All counseling must be shaped by the following truths or it is not biblical.
- The gospel of Jesus Christ is the foundation of biblical change (2 Cor. 5:17; Rom. 5:1; 6:16-18; 8:13). The gospel brings spiritual new birth, and it orients, guides, empowers, and dominates all of the Christian life following regeneration (Col. 2:6).
- Change is always possible for believers in Jesus Christ (Phil. 1:6; Rom. 6:17-18). No Christian is so entrenched in sin, so dominated by his past, genetics, or anything else, that he cannot be changed by the work of the Holy Spirit.
- The Word of God applied by the Spirit of God is the primary tool for change (John 17:17; 2 Tim. 3:16-17; Ps. 119:1, 24, 133). Living and active, inerrant, God-revealed, Christ-commended, Spirit-empowered—when it comes to changing people, there is nothing like the Bible.
- The heart is the place where real, long-lasting change takes place (Rom. 12:2; 2 Cor. 10:5; Prov. 4:23; Mark 7:21-23; Matt. 12:34). The heart is where a person thinks, considers, analyzes, evaluates, feels, decides, and chooses—the mission control center of life, the real person on the inside, the inner man. Counseling is about changing a person’s heart or moment-by-moment thinking.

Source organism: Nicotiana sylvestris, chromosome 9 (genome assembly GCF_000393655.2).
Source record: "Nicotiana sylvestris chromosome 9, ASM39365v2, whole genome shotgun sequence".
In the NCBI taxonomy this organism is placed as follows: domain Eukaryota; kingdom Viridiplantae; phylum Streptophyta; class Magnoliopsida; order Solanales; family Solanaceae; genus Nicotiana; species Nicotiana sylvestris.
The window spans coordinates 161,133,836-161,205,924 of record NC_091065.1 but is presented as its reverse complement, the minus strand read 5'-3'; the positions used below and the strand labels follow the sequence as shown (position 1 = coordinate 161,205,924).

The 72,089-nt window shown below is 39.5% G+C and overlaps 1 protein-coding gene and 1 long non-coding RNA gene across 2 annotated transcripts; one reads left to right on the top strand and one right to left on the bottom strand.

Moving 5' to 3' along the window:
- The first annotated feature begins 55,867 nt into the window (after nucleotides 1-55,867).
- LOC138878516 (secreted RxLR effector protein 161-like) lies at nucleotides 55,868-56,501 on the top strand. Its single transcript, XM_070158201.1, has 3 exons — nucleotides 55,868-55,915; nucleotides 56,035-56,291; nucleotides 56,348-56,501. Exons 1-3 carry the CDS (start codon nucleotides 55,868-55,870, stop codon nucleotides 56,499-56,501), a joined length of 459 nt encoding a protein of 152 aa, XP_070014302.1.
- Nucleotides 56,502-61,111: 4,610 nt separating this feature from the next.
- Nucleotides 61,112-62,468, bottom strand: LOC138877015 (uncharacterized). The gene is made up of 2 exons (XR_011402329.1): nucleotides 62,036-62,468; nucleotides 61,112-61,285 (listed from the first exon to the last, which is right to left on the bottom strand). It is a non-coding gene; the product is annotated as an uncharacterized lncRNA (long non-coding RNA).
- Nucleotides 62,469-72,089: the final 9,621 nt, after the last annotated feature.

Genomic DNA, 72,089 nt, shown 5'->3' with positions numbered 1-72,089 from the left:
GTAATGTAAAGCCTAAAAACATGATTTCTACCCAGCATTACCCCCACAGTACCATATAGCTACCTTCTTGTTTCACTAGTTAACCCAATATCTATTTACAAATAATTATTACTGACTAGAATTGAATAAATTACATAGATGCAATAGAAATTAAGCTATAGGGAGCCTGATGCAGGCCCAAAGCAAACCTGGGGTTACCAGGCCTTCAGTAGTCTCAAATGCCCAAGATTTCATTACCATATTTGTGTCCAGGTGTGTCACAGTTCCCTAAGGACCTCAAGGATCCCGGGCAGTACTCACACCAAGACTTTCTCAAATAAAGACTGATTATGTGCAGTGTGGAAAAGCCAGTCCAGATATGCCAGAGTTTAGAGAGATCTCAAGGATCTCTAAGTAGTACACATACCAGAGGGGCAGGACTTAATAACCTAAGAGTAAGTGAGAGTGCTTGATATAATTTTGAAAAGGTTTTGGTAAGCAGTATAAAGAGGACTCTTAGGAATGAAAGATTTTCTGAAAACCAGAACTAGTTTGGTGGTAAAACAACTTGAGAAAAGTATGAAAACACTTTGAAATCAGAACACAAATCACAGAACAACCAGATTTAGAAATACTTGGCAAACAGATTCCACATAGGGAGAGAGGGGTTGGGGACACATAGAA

- God’s plan for practical daily change is: put off / be renewed / put on (Eph. 4:22-24; Col. 3:8-14). That plan includes the following components: put off, be renewed in your mind, put on true thoughts and righteous acts.
- Sanctification is a joint, divine-human effort (Phil. 2:12-13; 1 Cor. 15:10). While regeneration, justification, conversion, and glorification are completely the work of God, sanctification is a God-empowered joint effort. Understanding that, biblical counseling avoids the extremes of mystical passivity, on one hand, and legalistic self-reliance on the other.
- Sanctification is a corporate project, requiring church life and input from other believers (Rom. 15:14; Gal. 6:1; Eph. 4:15-16; Heb. 10:24-25; Prov. 12:15). True change does not take place in the counseling room, but in the church, as a person is actively involved in both serving and being served by the body of Christ.
[Excerpted from Chapter 1 of Counsel with Confidence, a new resource by Joel James.]